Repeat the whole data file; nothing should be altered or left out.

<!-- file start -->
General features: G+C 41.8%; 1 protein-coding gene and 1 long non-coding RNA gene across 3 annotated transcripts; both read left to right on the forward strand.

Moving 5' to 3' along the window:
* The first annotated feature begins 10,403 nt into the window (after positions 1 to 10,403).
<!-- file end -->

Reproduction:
General features: G+C 41.8%; 1 protein-coding gene and 1 long non-coding RNA gene across 3 annotated transcripts; both read left to right on the forward strand.

Moving 5' to 3' along the window:
* The first annotated feature begins 10,403 nt into the window (after positions 1 to 10,403).